In March of 2020, Saahas Parise co-founded Tech-Kno, a 501(c)(3) nonprofit comprising a new generation of technologists from Bentonville aiming to get students interested in artificial intelligence, quantum computing, cybersecurity and applied robotics using beginner-friendly virtual workshops and blog posts. Saahas describes his own journey into computer science as self-guided and hard to follow without help from someone with experience. “I feel like school was only scratching the surface of how amazing computer science could be,” he said. In a world infused with emerging technologies, Saahas felt it was a vital time to begin teaching children as young as 10 years old. Saahas is currently conducting research at the University of Arkansas Computer Vision and Image Understanding Lab, exploring the intersection of artificial intelligence and quantum physics by studying how AI can identify handwritten digits. “In the future I hope this research can expand to super relevant domains like identifying tumors from X-rays,” he said. In 2020 he won first place in the business plan category for the Future Business Leaders of America state conference, qualifying for the nationals. He finished in the top 2% of 24,000 entrants in the 48-hour National Cyber Scholarship Competition. He’s a certified robot operator and is obtaining a Remote Pilot Certificate from the Federal Aviation Administration to be able to fly drones. Saahas loves to play tennis and is a guitarist in the Bentonville High School Jazz Band, which recently won third place at the Drury Jazz Festival. Inspired by his heritage and the lack of Indian guitar players in Bentonville, Saahas is interested in combining classical Indian music with jazz, a musical style known as Indo Jazz, and hopes to join an existing group or found one when he gets to college. “What I’d like to do in the future is continue to use AI for educational purposes, create better multilingual tutoring systems. I want to one day be able to implement these tutoring systems in developing countries and for communities in need for better education.” RB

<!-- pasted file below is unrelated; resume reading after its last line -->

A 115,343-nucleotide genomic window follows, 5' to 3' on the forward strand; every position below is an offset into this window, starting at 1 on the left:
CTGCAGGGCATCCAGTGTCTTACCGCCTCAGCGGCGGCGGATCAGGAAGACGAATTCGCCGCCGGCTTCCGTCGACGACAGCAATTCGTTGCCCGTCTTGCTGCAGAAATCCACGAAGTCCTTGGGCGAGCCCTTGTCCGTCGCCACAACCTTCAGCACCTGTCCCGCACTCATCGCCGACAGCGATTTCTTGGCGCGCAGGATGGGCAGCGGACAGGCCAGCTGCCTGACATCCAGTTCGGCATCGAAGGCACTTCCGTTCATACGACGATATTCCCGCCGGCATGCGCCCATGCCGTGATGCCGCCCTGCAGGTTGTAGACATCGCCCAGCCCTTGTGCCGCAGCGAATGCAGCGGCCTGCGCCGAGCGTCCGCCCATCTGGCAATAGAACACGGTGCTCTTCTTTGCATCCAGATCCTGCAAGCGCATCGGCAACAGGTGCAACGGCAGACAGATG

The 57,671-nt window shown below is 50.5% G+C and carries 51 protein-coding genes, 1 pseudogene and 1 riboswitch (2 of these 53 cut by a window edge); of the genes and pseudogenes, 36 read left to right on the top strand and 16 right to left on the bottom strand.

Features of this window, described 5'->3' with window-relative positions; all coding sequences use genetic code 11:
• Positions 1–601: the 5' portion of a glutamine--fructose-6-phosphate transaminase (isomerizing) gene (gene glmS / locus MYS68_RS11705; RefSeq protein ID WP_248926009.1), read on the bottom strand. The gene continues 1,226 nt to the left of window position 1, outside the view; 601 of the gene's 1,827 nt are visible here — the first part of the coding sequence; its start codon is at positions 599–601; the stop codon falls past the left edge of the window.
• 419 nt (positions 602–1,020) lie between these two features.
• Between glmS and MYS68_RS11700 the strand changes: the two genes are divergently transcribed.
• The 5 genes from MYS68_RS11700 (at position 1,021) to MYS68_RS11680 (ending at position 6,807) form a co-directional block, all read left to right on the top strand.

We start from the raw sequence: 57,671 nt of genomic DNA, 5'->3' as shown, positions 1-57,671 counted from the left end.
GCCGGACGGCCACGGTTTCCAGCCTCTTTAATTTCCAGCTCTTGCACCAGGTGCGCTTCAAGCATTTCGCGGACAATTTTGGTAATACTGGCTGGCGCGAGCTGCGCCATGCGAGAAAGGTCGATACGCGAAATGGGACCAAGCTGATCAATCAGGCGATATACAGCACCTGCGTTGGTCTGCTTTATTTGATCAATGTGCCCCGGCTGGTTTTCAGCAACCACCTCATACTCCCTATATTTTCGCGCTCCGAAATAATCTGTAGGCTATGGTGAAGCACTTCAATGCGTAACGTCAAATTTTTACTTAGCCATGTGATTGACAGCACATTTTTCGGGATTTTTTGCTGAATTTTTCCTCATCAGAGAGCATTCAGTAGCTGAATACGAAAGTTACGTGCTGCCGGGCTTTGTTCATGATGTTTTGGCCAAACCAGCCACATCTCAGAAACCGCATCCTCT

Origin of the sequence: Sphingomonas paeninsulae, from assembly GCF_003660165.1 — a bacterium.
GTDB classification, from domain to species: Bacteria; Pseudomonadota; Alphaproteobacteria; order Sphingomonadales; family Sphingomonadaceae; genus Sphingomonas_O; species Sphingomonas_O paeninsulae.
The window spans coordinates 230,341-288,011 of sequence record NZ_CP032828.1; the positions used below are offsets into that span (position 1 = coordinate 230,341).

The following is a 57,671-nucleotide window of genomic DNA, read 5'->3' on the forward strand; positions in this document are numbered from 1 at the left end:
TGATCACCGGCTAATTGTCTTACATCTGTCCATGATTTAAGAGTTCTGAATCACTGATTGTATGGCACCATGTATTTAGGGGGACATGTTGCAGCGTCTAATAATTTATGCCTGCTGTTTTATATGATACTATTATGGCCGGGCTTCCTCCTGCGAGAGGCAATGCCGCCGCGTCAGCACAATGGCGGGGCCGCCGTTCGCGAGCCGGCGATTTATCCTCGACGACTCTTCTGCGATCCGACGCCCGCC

DYLAN PATEL

DYLAN PATEL
Age: 18
Hometown: Little Rock
High School: Parkview High School
Parents: Sarika and Rakesh Patel
College plans: Undecided